"Some priests are appearing in Milan with a shabby habit, a round biretta on their head, without a hat, and all dressed the same walking with their heads down. They live all together close by St. Ambrose, and there, they say, they perform their offices, and there they live in company: and they are all young. Then, another company of young girls, said to be humble: certain days of the week they go in certain places begging for alms, and there they do I do not know what; they are badly dressed with a large, square linen handkerchief on their head, heads low, covered and tied down to their throat without any ornaments: they go through Milan in four or six at the time; but with the company of one or two ladies behind, and they go with their faces uncovered. Of these groups, both the priests and the girls, it seems that the head is a Countess, the one called Countess of Guastalla."4
6. Some elements for meditation
a. The monogram "IC.XC.+"  is located on the top front of all his letters, and even at the top corner of each page of his manuscripts, almost like another signature, affirms the constant presence of the Crucified Lord in the thought and works of Anthony M. Zaccaria.
But it wants also to be a reminder to the reader, and especially to us his children, of the primacy of the Cross in our_ lives, while encountering in adoration that other "vessel of the Most Holy Host" he had solemnly exposed and raised "for victory" on the altar of the Eucharist. Unfortunately all the monograms were cut off by the Barnabite Cardinal Granniello, before the body of the Saint was found on May 9, 1891 in the church of St. Paul of the Angelics in Milan. In obedience to the pontifical Bulla "De humandis defunctorum corporibus," "that chaste body" had been buried twenty years after his death, "and the heart of his daughters remained buried with the Father’s body (Fra Battista)" (Angelica Anonima, "Ristretto della vita etc." manuscript in the archive of St. Barnabas). But a good number of them have been recovered and, properly authenticated, are kept in the General archive in Rome.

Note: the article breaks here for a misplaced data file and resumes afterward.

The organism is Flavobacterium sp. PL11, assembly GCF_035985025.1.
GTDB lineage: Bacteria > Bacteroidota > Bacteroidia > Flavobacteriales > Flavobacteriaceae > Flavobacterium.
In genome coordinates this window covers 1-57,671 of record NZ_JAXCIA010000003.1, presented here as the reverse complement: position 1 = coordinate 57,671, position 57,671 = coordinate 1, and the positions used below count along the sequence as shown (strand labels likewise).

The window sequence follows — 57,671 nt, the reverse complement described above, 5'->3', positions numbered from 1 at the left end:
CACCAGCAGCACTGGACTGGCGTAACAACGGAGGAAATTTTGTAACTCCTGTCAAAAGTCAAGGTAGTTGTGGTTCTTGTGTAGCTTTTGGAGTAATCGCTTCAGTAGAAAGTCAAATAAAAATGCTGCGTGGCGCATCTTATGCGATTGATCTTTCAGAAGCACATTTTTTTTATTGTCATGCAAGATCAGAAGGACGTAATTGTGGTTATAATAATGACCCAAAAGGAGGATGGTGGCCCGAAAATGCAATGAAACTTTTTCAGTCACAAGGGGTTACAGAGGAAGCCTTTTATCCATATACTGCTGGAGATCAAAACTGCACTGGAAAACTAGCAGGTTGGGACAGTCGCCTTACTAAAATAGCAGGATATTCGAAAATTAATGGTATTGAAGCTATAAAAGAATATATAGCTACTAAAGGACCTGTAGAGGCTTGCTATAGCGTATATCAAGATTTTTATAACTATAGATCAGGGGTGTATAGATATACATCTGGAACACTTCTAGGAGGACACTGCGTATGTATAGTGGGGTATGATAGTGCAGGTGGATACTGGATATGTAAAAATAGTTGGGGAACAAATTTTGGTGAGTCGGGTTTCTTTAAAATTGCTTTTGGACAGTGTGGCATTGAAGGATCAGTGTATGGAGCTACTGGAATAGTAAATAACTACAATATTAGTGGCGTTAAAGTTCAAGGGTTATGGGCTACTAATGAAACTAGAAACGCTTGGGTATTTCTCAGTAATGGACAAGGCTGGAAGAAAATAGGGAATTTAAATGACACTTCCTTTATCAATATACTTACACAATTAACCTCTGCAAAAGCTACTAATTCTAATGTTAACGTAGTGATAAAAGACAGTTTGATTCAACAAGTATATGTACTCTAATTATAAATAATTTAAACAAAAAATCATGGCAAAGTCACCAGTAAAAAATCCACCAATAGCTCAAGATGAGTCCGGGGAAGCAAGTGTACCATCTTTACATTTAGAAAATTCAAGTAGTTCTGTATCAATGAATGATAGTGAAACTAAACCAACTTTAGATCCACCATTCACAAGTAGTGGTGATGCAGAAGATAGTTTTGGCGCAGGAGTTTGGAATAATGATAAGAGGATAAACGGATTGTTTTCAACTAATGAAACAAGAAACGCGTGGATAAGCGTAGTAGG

b. The beginning of the letter follows St. Paul’s style, who loved to start his letters with a praise in honor of the Lord, "Blessed be the Lord and Father of Our Lord Jesus Christ, etc." (cf. Rom 1:8; 1 Cor 1:4; 2 Cor 1:2; Eph 1:3; etc.). Once it was the custom to start a letter with: S.L.G.C., or (as all the manuscripts of Fr. Semeria) A.M.D.G.Mque, that is, "To the glory of God and of Mary."
c. In the text of the letter note the followings:
1) The filial confidence and surrender expressed in the greeting to his spiritual father, together with a humble but strong willingness to conform himself to the will of God.